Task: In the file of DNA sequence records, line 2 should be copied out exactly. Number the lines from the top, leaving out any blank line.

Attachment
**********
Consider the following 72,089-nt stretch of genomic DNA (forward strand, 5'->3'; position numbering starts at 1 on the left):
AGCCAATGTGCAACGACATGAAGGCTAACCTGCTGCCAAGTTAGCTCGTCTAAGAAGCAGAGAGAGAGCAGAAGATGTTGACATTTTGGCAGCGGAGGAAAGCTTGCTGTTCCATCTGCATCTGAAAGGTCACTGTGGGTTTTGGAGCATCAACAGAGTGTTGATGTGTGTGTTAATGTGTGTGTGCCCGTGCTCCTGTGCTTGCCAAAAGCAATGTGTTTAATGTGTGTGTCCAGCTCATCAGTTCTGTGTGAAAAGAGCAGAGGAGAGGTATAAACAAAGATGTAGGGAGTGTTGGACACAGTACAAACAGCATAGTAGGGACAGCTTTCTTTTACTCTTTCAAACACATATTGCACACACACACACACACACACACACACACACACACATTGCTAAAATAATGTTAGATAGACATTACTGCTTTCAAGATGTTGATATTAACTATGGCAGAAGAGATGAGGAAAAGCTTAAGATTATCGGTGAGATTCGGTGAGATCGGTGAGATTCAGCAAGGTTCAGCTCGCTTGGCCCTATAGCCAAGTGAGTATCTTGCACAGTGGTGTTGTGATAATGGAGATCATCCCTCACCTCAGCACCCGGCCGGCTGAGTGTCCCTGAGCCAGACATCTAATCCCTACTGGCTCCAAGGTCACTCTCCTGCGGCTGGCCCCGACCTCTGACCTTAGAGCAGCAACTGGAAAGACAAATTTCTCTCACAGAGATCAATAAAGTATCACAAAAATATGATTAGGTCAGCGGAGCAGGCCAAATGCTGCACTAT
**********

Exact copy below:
AGCCAATGTGCAACGACATGAAGGCTAACCTGCTGCCAAGTTAGCTCGTCTAAGAAGCAGAGAGAGAGCAGAAGATGTTGACATTTTGGCAGCGGAGGAAAGCTTGCTGTTCCATCTGCATCTGAAAGGTCACTGTGGGTTTTGGAGCATCAACAGAGTGTTGATGTGTGTGTTAATGTGTGTGTGCCCGTGCTCCTGTGCTTGCCAAAAGCAATGTGTTTAATGTGTGTGTCCAGCTCATCAGTTCTGTGTGAAAAGAGCAGAGGAGAGGTATAAACAAAGATGTAGGGAGTGTTGGACACAGTACAAACAGCATAGTAGGGACAGCTTTCTTTTACTCTTTCAAACACATATTGCACACACACACACACACACACACACACACACACACATTGCTAAAATAATGTTAGATAGACATTACTGCTTTCAAGATGTTGATATTAACTATGGCAGAAGAGATGAGGAAAAGCTTAAGATTATCGGTGAGATTCGGTGAGATCGGTGAGATTCAGCAAGGTTCAGCTCGCTTGGCCCTATAGCCAAGTGAGTATCTTGCACAGTGGTGTTGTGATAATGGAGATCATCCCTCACCTCAGCACCCGGCCGGCTGAGTGTCCCTGAGCCAGACATCTAATCCCTACTGGCTCCAAGGTCACTCTCCTGCGGCTGGCCCCGACCTCTGACCTTAGAGCAGCAACTGGAAAGACAAATTTCTCTCACAGAGATCAATAAAGTATCACAAAAATATGATTAGGTCAGCGGAGCAGGCCAAATGCTGCACTAT